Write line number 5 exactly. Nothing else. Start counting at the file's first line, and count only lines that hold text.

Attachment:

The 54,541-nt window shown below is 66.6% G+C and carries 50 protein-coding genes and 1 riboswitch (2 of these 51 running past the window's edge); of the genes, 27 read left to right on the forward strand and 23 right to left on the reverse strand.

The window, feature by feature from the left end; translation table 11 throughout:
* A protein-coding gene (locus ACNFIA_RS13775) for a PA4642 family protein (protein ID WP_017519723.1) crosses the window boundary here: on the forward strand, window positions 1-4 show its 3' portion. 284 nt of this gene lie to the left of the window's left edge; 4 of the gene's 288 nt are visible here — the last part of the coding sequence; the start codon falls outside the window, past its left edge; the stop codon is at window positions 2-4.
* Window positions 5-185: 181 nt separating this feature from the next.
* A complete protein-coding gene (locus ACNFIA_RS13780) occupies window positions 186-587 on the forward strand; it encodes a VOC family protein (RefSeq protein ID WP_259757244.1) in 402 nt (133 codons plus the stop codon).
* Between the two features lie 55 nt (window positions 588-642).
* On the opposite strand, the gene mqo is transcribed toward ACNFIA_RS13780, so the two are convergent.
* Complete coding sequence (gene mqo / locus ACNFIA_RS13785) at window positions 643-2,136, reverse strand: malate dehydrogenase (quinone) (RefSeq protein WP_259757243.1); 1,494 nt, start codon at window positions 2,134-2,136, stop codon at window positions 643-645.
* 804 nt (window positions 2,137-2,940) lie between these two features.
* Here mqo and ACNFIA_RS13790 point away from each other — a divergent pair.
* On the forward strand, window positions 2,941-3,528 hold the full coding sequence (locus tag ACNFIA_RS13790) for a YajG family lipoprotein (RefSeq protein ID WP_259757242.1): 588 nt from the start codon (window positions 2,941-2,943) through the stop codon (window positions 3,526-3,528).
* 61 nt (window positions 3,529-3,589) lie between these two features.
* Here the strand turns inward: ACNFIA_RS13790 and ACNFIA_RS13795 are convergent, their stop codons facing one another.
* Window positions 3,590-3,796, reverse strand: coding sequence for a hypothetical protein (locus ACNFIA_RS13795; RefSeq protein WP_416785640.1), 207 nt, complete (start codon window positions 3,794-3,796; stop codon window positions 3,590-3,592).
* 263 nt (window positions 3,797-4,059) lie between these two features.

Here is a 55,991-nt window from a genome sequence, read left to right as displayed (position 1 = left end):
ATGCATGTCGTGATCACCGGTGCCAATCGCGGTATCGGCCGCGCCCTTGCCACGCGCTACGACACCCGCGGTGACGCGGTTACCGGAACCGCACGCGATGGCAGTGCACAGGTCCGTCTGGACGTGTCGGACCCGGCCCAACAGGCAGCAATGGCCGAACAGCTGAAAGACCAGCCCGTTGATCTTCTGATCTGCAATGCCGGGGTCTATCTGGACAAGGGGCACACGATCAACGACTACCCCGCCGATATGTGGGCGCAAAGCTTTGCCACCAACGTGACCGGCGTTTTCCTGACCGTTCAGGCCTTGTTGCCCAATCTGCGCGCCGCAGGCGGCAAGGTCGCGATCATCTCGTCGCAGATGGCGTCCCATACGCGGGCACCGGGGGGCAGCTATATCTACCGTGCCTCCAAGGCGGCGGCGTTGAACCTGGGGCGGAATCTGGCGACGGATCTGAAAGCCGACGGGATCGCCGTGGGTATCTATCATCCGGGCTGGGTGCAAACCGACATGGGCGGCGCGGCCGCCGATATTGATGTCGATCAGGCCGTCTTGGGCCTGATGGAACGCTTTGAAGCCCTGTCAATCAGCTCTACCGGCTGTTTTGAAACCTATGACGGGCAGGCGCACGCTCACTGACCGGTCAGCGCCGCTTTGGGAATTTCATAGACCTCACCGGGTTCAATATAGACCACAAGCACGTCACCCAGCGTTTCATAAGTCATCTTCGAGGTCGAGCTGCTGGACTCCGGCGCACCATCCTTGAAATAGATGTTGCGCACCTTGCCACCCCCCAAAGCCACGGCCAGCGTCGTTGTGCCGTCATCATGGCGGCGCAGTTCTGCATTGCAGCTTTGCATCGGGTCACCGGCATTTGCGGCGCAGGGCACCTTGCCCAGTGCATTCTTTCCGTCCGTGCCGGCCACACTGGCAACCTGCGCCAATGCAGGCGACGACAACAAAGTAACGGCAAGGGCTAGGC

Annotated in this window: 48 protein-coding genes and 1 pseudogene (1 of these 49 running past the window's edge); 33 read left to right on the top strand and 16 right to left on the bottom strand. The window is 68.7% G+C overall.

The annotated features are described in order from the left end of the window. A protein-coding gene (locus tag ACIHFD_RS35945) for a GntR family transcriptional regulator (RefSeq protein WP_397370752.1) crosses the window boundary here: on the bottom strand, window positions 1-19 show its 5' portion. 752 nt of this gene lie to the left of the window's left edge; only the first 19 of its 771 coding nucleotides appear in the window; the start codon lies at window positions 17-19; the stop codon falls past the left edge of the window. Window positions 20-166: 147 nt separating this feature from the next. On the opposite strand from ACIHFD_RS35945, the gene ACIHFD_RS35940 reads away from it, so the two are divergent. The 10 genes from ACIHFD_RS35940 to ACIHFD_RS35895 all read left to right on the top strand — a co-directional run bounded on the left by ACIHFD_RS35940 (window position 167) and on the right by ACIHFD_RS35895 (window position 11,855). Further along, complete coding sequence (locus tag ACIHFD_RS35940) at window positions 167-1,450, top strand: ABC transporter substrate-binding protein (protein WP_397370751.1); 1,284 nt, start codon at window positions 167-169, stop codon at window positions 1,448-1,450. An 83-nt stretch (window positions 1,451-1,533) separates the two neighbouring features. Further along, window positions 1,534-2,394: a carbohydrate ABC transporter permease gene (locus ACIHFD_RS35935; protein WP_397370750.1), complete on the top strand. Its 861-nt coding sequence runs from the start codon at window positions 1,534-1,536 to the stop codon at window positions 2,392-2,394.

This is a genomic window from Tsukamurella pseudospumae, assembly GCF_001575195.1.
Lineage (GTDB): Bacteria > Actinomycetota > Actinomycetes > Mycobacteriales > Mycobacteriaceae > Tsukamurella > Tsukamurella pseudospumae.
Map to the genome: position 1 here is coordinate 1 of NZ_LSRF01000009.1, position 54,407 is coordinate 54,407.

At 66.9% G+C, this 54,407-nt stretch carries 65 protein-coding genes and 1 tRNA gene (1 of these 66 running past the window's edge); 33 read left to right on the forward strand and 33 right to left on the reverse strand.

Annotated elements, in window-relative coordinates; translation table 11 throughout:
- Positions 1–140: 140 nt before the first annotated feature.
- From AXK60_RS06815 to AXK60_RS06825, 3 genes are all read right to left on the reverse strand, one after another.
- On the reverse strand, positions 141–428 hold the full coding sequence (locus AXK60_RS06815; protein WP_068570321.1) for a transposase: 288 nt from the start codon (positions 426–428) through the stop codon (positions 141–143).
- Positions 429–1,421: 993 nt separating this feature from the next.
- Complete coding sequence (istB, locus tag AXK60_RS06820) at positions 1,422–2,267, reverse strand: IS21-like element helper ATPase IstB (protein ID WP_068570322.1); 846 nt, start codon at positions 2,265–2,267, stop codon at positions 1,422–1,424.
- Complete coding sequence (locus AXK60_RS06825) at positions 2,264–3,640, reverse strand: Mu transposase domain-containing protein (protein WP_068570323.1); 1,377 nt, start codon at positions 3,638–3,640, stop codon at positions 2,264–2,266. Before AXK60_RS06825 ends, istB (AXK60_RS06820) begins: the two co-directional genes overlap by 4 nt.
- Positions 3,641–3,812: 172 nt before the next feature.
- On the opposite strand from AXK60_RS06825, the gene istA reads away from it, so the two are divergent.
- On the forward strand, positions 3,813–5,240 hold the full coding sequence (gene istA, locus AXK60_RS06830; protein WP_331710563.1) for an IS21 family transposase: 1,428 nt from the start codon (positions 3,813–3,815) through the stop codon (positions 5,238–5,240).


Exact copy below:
* A complete protein-coding gene (locus ACNFIA_RS13780) occupies window positions 186-587 on the forward strand; it encodes a VOC family protein (RefSeq protein ID WP_259757244.1) in 402 nt (133 codons plus the stop codon).